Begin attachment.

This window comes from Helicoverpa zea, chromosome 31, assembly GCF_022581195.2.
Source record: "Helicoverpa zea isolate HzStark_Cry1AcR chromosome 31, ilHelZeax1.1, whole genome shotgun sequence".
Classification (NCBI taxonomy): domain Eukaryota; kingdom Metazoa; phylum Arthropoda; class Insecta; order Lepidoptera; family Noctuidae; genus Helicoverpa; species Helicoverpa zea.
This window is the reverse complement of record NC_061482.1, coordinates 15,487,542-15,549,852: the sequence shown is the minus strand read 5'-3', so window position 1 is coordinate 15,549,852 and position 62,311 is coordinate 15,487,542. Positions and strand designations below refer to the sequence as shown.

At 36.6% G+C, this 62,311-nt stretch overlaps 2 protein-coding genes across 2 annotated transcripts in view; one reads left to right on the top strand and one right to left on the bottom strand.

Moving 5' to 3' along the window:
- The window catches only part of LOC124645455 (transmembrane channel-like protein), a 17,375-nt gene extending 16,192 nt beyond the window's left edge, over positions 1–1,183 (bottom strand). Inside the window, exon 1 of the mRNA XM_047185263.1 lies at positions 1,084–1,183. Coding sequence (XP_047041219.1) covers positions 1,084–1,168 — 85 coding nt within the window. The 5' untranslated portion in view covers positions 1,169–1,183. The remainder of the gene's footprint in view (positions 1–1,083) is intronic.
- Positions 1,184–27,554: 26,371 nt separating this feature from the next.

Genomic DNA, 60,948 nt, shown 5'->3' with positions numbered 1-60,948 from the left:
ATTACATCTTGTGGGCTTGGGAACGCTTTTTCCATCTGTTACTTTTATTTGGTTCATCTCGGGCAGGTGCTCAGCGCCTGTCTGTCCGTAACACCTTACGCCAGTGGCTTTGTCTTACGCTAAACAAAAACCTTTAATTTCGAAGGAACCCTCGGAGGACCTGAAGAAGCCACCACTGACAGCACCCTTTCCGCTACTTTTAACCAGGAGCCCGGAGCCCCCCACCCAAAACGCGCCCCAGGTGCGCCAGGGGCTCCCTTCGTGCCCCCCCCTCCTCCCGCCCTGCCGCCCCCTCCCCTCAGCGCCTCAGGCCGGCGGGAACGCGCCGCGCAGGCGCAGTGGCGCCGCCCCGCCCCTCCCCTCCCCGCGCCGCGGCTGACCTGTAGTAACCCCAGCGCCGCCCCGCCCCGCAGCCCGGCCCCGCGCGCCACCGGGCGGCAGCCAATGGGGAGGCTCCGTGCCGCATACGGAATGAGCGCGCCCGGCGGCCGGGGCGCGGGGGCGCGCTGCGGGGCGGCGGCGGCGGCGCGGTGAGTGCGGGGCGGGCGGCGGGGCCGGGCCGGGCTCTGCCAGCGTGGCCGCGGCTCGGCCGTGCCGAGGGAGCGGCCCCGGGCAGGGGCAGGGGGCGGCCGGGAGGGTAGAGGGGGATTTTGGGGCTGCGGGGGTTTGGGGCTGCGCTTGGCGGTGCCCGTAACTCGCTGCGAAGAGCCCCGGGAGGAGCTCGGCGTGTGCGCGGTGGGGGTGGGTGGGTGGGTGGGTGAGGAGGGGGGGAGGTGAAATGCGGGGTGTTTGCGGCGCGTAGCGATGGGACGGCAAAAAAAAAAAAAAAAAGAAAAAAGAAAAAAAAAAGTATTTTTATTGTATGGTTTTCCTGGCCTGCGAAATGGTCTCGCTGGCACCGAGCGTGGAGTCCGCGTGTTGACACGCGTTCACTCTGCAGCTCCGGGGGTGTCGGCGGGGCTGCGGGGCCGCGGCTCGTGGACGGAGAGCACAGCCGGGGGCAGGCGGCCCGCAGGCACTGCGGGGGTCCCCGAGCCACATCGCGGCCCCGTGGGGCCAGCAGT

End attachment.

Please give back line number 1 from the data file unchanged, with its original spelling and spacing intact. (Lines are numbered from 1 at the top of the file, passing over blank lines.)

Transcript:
This window comes from Helicoverpa zea, chromosome 31, assembly GCF_022581195.2.